The Exchange has introduced a new principle in the Corporate Governance Code stating that the board should regularly review directors’ performance of their responsibilities to the issuer and whether they are spending sufficient time performing them. It has also added a CP to the Code stating that directors should inform the issuer of any change to their significant commitments in a timely manner.
These changes fall short of the Exchange’s original proposals – it originally wanted CPs stating that:
- directors should limit their other professional commitments and should acknowledge to the issuer that they will have sufficient time to meet their obligations to the issuer
- non-executive directors (NEDs) should confirm annually to the nomination committee they have spent sufficient time on the issuer’s business, and
- the wording of letters of appointment for NEDs should set out the time commitment expected of them.
In addition the nomination committee’s duties were to be expanded to regularly review the time required from directors in the performance of their responsibilities, whether they are spending sufficient time performing them and to review NEDs’ annual confirmations that they have spent sufficient time on the issuer’s business. A majority of respondents, mostly listed companies, did not support these proposals. Respondents who opposed these proposals said they were overprescriptive. Many believed it would be difficult to judge how much time directors needed to perform their responsibilities. It would also be difficult to review whether they were spending sufficient time performing them. Accordingly, the Exchange has scaled back the measures aimed at ensuring directors spend sufficient time on listed company affairs.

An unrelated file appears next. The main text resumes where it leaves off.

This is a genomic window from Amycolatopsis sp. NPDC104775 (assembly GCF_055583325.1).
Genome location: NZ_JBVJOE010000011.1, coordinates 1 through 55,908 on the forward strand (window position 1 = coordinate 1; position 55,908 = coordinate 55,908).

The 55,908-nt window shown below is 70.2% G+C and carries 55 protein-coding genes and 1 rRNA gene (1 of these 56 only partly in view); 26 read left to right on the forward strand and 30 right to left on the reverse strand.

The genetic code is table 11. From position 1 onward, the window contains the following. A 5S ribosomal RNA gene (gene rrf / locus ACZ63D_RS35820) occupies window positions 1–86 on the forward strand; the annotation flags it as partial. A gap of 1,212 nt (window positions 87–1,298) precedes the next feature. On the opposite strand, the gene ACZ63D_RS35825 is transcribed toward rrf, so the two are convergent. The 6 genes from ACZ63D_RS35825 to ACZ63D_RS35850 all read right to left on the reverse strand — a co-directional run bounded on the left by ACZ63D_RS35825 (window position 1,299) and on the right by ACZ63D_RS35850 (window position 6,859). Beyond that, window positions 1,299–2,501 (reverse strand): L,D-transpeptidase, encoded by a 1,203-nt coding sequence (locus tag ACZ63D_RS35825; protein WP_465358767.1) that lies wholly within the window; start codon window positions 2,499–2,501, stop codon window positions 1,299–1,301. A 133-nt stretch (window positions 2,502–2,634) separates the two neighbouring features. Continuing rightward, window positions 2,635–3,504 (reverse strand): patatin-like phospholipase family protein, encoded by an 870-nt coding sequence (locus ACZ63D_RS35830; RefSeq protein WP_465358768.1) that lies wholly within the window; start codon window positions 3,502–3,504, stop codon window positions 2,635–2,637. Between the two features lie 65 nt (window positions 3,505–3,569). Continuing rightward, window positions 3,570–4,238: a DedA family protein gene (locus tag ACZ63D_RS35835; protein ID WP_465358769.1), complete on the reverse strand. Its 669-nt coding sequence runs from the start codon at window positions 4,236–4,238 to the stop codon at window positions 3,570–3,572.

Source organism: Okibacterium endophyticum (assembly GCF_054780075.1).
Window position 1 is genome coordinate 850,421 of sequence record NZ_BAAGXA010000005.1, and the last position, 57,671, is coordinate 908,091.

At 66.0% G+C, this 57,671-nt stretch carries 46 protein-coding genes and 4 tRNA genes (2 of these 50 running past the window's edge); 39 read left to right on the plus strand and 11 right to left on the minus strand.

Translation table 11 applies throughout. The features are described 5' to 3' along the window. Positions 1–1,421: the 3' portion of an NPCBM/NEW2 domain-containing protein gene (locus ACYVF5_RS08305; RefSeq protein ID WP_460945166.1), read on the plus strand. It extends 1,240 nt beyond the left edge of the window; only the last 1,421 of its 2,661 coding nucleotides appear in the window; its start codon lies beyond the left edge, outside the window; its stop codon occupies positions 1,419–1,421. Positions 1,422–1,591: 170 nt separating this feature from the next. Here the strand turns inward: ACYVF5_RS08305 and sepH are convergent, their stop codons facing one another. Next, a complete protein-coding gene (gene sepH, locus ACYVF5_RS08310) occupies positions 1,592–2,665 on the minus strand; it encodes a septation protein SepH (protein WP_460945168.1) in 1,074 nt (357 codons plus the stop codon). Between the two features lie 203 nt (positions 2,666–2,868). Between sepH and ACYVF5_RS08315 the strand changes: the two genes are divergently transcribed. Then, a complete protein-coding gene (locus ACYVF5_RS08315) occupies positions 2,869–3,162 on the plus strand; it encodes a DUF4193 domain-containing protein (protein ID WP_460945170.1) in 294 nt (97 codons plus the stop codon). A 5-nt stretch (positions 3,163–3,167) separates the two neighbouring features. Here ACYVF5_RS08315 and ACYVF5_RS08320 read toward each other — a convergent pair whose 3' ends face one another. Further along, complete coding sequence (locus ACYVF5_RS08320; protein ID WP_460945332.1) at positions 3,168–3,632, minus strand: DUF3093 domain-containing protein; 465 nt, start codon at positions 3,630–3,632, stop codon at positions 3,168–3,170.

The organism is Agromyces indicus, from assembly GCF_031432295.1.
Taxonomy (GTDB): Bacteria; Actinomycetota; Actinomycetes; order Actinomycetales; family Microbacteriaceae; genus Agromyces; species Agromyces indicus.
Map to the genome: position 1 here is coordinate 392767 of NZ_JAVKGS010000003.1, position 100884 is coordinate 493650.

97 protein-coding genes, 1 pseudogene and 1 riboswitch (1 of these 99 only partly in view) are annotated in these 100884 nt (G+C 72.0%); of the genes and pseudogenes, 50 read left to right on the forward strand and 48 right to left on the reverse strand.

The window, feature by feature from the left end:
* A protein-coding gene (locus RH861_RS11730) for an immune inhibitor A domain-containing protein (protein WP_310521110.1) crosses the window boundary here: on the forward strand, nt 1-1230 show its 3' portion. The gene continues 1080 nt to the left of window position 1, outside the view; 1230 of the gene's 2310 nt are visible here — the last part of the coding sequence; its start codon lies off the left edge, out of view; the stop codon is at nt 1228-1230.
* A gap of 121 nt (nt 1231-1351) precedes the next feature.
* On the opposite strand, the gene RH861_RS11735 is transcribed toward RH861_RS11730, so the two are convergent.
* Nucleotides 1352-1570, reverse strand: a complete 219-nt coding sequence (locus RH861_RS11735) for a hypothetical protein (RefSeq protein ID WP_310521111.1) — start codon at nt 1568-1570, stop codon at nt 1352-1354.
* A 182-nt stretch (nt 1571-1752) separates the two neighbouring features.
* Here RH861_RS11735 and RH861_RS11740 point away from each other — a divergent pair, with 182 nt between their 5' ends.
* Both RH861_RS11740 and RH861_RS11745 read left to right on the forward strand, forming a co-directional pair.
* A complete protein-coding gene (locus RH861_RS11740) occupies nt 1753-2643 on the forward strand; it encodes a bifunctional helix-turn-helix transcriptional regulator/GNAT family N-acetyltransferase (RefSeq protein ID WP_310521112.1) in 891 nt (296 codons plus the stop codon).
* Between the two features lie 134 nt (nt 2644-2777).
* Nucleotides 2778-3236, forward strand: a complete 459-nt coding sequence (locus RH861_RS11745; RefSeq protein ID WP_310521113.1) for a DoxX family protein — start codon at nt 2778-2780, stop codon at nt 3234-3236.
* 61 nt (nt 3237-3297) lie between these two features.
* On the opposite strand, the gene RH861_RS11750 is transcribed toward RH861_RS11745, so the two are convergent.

Highlighting the importance of directors’ training
The Exchange has revised and upgraded the existing RBP on directors’ training to a CP. It has also introduced a note to the CP stating that directors should provide records of their training to issuers. Listed companies must disclose in their Corporate Governance Reports how directors have complied with this CP on training. The Exchange’s original proposal that a director should complete eight hours of training every financial year did not receive majority support of respondents to the consultation. While a majority of respondents were in favour of directors attending training, many argued that the optimal length of training would vary by director, type of company and the company’s operations in any given year. The Exchange therefore opted not to specify the amount of training a director should complete.
Ensuring independent perspectives on the board